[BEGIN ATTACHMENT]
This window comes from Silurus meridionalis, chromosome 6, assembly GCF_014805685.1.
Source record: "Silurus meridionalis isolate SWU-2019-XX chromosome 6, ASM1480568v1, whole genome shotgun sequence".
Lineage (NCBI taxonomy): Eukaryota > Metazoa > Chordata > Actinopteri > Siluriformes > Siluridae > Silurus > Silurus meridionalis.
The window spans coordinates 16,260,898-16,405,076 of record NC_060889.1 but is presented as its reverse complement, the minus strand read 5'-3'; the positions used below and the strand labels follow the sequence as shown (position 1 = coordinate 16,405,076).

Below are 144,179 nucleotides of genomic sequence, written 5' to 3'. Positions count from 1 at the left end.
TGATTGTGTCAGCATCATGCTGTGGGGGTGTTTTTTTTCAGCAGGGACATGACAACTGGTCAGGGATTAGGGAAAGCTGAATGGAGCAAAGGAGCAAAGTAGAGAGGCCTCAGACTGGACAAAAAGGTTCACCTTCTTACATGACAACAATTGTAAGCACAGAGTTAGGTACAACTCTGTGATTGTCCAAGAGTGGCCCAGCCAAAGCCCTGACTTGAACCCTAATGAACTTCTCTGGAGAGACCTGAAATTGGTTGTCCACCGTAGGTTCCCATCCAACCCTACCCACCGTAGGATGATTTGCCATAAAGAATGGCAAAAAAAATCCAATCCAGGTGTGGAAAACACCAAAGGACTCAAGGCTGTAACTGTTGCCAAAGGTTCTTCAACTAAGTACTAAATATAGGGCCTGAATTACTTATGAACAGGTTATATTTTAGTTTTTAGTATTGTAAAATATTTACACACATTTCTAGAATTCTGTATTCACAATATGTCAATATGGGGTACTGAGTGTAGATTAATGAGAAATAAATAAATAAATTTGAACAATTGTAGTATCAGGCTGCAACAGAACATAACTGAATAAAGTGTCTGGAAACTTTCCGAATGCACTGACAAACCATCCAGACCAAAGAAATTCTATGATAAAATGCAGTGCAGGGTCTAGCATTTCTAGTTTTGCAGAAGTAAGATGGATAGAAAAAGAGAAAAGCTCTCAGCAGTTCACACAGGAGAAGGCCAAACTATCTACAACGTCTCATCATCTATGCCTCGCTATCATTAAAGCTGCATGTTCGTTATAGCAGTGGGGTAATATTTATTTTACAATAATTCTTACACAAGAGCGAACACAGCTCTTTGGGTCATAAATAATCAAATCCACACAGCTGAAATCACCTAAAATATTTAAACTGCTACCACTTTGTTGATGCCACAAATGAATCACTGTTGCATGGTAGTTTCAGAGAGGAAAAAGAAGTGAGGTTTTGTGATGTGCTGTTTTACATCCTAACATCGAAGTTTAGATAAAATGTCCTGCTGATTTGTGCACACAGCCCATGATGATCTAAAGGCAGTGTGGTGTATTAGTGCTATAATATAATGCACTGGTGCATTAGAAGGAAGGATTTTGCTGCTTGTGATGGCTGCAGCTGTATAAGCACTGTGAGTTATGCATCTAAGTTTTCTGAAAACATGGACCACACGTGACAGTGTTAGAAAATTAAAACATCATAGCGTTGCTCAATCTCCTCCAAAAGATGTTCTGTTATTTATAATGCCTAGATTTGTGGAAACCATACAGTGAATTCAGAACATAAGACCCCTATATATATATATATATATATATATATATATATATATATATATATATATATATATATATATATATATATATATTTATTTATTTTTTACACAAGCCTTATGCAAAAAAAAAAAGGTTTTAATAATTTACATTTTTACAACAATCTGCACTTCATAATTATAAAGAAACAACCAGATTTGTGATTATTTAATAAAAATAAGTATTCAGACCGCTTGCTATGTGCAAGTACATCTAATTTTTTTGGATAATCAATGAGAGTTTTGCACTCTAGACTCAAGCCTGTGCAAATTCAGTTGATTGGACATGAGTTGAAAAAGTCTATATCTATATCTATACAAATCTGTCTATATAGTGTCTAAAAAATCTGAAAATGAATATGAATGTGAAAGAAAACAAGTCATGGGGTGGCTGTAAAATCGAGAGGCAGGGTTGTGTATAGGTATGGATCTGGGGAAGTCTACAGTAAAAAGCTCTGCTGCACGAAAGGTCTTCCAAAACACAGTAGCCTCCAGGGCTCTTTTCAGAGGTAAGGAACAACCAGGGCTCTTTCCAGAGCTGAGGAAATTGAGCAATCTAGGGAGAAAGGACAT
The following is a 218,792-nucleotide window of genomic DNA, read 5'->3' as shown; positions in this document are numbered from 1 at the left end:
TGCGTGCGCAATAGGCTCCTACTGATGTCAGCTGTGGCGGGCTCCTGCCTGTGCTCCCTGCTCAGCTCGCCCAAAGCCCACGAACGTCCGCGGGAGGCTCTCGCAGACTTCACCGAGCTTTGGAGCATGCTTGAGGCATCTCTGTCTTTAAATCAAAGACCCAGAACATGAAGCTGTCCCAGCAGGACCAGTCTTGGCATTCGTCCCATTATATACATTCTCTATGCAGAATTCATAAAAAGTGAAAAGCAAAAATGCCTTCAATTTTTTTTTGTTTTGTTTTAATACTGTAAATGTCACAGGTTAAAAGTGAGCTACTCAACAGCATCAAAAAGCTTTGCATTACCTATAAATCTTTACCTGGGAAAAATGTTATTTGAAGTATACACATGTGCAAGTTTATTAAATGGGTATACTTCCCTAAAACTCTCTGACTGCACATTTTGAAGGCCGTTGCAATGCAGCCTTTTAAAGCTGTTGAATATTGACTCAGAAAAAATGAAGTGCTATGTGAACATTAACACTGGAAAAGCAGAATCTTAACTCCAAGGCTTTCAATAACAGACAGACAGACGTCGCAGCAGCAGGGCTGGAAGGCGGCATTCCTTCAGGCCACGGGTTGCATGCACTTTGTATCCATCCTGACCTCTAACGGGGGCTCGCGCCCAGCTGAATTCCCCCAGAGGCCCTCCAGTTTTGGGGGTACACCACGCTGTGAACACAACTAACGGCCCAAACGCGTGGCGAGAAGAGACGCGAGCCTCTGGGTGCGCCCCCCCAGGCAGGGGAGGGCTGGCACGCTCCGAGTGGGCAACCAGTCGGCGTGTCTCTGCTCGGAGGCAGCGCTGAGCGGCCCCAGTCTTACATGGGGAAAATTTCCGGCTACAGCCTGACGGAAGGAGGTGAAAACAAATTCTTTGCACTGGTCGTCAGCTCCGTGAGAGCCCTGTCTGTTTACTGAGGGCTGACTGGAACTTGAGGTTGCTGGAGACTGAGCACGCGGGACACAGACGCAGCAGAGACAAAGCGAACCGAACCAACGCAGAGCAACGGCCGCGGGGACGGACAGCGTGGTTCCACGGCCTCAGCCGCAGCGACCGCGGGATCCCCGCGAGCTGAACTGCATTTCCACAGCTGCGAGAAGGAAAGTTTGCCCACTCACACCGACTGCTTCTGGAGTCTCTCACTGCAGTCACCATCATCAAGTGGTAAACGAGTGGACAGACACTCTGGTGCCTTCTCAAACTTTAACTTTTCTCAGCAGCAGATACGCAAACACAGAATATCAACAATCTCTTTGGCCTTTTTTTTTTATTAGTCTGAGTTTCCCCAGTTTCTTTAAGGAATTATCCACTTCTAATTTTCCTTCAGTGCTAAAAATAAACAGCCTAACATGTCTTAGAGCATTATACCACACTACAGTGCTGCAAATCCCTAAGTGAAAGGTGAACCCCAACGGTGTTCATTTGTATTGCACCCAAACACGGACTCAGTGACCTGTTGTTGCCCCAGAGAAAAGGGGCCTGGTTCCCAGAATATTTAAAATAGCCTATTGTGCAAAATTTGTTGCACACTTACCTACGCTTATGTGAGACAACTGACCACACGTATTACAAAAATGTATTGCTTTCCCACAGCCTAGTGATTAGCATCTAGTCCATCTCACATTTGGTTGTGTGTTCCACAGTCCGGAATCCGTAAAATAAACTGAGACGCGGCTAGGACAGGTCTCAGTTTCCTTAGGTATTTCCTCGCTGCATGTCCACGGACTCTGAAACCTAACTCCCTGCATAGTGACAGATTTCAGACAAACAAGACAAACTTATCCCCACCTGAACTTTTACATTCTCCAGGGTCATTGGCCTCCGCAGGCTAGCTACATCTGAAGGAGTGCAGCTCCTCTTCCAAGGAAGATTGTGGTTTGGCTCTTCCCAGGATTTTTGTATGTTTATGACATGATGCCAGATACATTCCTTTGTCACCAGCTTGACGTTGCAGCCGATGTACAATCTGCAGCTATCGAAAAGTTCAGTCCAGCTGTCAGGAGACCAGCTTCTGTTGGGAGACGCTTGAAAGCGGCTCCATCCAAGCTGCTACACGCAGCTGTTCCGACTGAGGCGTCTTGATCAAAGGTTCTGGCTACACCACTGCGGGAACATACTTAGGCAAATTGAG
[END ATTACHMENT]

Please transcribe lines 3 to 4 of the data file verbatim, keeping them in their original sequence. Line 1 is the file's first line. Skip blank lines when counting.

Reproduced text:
Lineage (NCBI taxonomy): Eukaryota > Metazoa > Chordata > Actinopteri > Siluriformes > Siluridae > Silurus > Silurus meridionalis.
The window spans coordinates 16,260,898-16,405,076 of record NC_060889.1 but is presented as its reverse complement, the minus strand read 5'-3'; the positions used below and the strand labels follow the sequence as shown (position 1 = coordinate 16,405,076).